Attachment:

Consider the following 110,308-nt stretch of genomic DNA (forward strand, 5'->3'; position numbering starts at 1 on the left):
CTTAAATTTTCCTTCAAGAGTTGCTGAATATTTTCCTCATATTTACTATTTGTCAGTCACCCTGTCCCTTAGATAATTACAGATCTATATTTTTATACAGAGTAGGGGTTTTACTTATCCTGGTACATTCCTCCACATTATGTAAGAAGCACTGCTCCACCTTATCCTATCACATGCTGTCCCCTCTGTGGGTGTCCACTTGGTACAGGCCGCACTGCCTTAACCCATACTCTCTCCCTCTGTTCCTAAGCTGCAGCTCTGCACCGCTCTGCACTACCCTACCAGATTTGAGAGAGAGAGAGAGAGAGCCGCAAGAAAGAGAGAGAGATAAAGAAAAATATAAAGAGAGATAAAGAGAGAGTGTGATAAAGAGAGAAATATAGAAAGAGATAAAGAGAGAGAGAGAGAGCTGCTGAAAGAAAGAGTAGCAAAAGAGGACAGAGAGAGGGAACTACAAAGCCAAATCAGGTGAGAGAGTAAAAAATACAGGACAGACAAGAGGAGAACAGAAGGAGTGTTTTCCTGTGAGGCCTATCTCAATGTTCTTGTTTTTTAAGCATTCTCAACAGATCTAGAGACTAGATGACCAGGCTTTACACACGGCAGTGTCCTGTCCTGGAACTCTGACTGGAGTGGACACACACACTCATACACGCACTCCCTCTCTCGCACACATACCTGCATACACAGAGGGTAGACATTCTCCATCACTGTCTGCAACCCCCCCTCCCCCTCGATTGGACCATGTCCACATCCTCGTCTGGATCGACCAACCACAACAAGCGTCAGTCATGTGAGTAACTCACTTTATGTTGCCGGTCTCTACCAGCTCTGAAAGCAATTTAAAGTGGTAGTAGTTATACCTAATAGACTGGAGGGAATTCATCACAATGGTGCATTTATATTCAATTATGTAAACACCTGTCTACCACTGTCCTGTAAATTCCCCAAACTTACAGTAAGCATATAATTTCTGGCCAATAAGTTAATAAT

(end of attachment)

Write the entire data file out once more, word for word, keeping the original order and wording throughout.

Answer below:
Consider the following 110,308-nt stretch of genomic DNA (forward strand, 5'->3'; position numbering starts at 1 on the left):
CTTAAATTTTCCTTCAAGAGTTGCTGAATATTTTCCTCATATTTACTATTTGTCAGTCACCCTGTCCCTTAGATAATTACAGATCTATATTTTTATACAGAGTAGGGGTTTTACTTATCCTGGTACATTCCTCCACATTATGTAAGAAGCACTGCTCCACCTTATCCTATCACATGCTGTCCCCTCTGTGGGTGTCCACTTGGTACAGGCCGCACTGCCTTAACCCATACTCTCTCCCTCTGTTCCTAAGCTGCAGCTCTGCACCGCTCTGCACTACCCTACCAGATTTGAGAGAGAGAGAGAGAGAGCCGCAAGAAAGAGAGAGAGATAAAGAAAAATATAAAGAGAGATAAAGAGAGAGTGTGATAAAGAGAGAAATATAGAAAGAGATAAAGAGAGAGAGAGAGAGCTGCTGAAAGAAAGAGTAGCAAAAGAGGACAGAGAGAGGGAACTACAAAGCCAAATCAGGTGAGAGAGTAAAAAATACAGGACAGACAAGAGGAGAACAGAAGGAGTGTTTTCCTGTGAGGCCTATCTCAATGTTCTTGTTTTTTAAGCATTCTCAACAGATCTAGAGACTAGATGACCAGGCTTTACACACGGCAGTGTCCTGTCCTGGAACTCTGACTGGAGTGGACACACACACTCATACACGCACTCCCTCTCTCGCACACATACCTGCATACACAGAGGGTAGACATTCTCCATCACTGTCTGCAACCCCCCCTCCCCCTCGATTGGACCATGTCCACATCCTCGTCTGGATCGACCAACCACAACAAGCGTCAGTCATGTGAGTAACTCACTTTATGTTGCCGGTCTCTACCAGCTCTGAAAGCAATTTAAAGTGGTAGTAGTTATACCTAATAGACTGGAGGGAATTCATCACAATGGTGCATTTATATTCAATTATGTAAACACCTGTCTACCACTGTCCTGTAAATTCCCCAAACTTACAGTAAGCATATAATTTCTGGCCAATAAGTTAATAAT